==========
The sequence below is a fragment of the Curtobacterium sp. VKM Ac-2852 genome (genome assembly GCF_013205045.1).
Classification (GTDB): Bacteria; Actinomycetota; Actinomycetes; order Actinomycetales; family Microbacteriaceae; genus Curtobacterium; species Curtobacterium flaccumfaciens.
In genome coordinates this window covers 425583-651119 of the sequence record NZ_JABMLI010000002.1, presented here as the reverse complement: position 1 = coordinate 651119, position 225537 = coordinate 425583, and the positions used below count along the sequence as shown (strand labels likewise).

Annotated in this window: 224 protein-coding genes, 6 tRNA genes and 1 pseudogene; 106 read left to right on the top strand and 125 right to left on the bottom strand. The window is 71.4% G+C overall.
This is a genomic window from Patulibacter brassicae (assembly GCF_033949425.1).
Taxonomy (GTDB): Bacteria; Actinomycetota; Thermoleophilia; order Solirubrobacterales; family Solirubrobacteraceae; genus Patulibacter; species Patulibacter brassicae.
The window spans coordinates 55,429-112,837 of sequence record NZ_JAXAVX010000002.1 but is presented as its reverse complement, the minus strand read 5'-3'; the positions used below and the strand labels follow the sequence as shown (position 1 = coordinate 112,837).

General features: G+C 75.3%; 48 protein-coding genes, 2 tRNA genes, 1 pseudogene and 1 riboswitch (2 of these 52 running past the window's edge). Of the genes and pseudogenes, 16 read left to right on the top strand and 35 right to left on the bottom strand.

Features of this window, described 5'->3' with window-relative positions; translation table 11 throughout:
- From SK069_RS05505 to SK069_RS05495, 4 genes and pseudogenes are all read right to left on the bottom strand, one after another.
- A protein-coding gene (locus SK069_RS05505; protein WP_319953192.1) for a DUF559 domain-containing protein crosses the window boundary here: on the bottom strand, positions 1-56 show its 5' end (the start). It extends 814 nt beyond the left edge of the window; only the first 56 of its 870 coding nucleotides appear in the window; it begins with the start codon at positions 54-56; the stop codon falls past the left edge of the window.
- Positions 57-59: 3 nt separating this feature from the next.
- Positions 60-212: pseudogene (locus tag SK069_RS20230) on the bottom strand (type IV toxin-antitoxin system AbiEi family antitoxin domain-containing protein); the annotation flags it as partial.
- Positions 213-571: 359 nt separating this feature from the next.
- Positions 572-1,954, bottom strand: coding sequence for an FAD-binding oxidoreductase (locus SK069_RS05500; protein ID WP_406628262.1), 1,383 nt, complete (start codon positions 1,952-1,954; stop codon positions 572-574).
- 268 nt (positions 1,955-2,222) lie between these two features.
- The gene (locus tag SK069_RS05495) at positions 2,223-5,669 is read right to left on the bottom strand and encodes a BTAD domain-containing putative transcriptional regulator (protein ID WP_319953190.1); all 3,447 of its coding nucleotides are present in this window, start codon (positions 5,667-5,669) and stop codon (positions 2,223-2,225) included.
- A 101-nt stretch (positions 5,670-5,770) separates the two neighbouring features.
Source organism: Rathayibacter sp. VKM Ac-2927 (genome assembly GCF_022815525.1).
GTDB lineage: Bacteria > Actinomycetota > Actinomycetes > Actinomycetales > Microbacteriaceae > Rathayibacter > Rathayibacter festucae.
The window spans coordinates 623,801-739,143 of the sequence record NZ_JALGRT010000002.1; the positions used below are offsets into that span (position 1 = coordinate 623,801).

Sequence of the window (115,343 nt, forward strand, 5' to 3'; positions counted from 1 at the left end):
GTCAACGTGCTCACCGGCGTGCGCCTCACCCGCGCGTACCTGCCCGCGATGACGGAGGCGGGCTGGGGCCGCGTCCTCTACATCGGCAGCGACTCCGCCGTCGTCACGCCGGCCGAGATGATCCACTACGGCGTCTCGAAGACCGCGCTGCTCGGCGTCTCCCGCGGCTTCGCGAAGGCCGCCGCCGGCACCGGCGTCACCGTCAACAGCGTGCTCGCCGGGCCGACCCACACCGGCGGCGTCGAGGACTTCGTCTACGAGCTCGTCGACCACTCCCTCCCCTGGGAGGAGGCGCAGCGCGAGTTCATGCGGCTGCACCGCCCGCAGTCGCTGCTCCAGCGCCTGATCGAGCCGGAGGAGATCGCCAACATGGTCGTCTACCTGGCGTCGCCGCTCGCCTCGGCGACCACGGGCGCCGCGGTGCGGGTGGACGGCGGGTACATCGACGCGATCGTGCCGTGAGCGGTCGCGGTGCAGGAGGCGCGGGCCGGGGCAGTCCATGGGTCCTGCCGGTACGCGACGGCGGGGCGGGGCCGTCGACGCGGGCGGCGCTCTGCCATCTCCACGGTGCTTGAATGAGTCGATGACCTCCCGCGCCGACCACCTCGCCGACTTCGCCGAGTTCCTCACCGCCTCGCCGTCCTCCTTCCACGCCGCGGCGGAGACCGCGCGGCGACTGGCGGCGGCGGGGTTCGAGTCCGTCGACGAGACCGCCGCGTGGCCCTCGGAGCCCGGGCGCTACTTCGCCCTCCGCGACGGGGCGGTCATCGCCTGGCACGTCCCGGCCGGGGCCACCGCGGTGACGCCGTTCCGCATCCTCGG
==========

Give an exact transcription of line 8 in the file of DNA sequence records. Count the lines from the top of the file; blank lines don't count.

General features: G+C 75.3%; 48 protein-coding genes, 2 tRNA genes, 1 pseudogene and 1 riboswitch (2 of these 52 running past the window's edge). Of the genes and pseudogenes, 16 read left to right on the top strand and 35 right to left on the bottom strand.